Relief from intense and record-setting heat in southeast Europe is still days away, and AccuWeather meteorologists warn the prolonged warmth will continue to fuel dangerous wildfires across parts of the parched continent.
Fires have scorched large portions of southwest Turkey during the end of July and the start of August. At least eight people have been killed by the flames, while many others have suffered injuries, according to Reuters.
Among the dead are two firefighters who were killed on Saturday, CNN reported, citing Turkey’s Agriculture and Forestry Ministry.
Over 100 fires across Turkey during the past week have already been contained, though a number of fires in southwestern parts of the country remain out of control.
One of the fires burned near the popular resort community of Bodrum, which led to the evacuation of over 1,000 people by boat as the flames neared the coast.
|A satellite image of the eastern Mediterranean Sea from Friday, July 30, 2021, shows smoke from wildfires across southwest Turkey. (Photo/NASA/WORLDVIEW)|
Fires have also charred parts of southern Italy, Greece and Cyprus as intense heat and dry conditions remain in place across the region.
A wildfire near an industrial part of Athens quickly spread on Tuesday which disrupted rail travel and closed a portion of the national motorway, Reuters reported. According to local media, 80 children were safely evacuated from a camp near the fire. The fire was the worst of 81 wildfires that broke out in Greece within the span of 24 hours, The Associated Press reported.
The setup that led to the intense heat across southeast Europe included a strong area of high pressure in the upper levels of the atmosphere that has remained over the Balkans, allowing a heat dome to form, according to AccuWeather Meteorologist Alyssa Smithmyer.
Much of eastern Europe had temperatures average 5-10 degrees Fahrenheit (3-6 degrees Celsius) above normal for the month of July. During this time, parts of southern Greece and southwest Turkey reported no rainfall.
“A deficit in rainfall from dry weather earlier in the summer exacerbated the temperatures further as the dry surface heated up much more easily than what moist soil would,” Smithmyer said.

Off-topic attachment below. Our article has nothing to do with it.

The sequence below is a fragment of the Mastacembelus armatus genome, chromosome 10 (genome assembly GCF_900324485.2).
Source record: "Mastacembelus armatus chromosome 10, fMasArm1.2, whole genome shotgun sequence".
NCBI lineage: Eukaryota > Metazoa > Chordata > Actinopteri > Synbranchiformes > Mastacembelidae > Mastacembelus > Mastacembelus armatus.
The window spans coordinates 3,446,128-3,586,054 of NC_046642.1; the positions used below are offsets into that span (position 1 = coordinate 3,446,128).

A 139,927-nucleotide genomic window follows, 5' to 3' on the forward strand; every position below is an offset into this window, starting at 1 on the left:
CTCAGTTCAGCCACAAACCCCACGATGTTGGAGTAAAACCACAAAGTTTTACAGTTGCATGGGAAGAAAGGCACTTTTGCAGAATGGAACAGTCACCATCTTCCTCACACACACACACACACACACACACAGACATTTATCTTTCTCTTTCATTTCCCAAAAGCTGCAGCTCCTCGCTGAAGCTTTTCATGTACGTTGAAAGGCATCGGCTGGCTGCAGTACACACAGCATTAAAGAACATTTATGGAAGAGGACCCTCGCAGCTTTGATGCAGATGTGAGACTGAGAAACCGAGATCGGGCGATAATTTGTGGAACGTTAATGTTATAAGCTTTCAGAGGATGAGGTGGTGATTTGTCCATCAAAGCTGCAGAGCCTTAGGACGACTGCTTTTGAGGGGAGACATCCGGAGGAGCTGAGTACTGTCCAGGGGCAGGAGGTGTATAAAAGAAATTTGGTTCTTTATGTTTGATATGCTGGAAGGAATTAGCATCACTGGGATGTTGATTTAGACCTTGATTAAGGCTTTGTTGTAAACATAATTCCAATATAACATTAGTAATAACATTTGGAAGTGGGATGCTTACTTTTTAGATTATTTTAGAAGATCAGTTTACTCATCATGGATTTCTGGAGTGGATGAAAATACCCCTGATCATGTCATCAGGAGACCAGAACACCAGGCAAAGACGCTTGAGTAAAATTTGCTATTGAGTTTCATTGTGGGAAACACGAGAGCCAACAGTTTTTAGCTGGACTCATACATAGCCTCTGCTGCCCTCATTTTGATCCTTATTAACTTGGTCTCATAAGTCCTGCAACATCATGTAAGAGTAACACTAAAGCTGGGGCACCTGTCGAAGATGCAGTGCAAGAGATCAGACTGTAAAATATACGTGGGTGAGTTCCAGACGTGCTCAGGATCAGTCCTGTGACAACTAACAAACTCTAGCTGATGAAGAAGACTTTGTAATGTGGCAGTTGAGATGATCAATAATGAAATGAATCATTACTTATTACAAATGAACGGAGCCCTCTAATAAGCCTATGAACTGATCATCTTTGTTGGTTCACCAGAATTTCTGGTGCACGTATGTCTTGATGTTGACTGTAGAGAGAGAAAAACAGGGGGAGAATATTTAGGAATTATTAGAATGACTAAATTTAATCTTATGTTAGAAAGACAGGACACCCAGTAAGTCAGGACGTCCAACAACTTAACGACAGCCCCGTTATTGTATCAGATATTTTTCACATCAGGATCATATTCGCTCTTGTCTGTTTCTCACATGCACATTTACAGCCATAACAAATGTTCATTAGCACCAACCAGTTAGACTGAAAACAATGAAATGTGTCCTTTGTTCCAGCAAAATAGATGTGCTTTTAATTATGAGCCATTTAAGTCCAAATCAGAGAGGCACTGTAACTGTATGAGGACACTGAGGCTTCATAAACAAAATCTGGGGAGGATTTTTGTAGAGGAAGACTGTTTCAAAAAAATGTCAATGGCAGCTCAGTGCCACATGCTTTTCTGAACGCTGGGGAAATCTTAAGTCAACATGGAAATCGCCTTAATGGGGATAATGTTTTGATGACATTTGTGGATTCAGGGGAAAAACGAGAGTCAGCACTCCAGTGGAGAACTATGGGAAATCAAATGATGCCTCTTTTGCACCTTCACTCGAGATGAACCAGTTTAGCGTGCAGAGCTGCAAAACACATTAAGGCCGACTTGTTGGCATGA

Temperatures in parts of Athens neared 110 F (43 C) on Tuesday. The current record for continental Europe stands at 118.4 F (48 C); that temperature record was set in Athens on July 10, 1997, according to the World Meteorological Organization. Due to the extreme heat, authorities in Greece closed the Acropolis and other ancient sites during afternoon hours, the AP reported. The closures were in effect from noon to 5 p.m., which is typically the hottest part of the day.
The high temperature in Trikala, Greece, was able to rise into the mid-110s F (~46 C) on Monday.
Temperatures can soar to near 116 F (47 C) across the hottest parts of central Greece.
Even during the second half of the week as temperatures abate slightly, it will still be dangerously hot for outdoor activities.
“Conditions look to remain very hot for much of the week, and will continue to rival record-high temperatures,” said Smithmyer. A break from the intense heat won’t occur until late this week and into the weekend, she added.
The storm bringing the relief in temperatures will also bring much-needed showers and thunderstorms to the central and northern Balkans.
Unfortunately, no rainfall is expected across Greece and southern Turkey through at least the end of the week and potentially through the middle of August. AccuWeather forecasters say this will keep the wildfire threat very high and can lead to additional rapidly spreading and large fires.
“Conditions for the second half of August may still remain hot and above normal, but patterns hint towards slightly above-normal temperatures rather than the extreme heat being experienced currently,” said Smithmyer.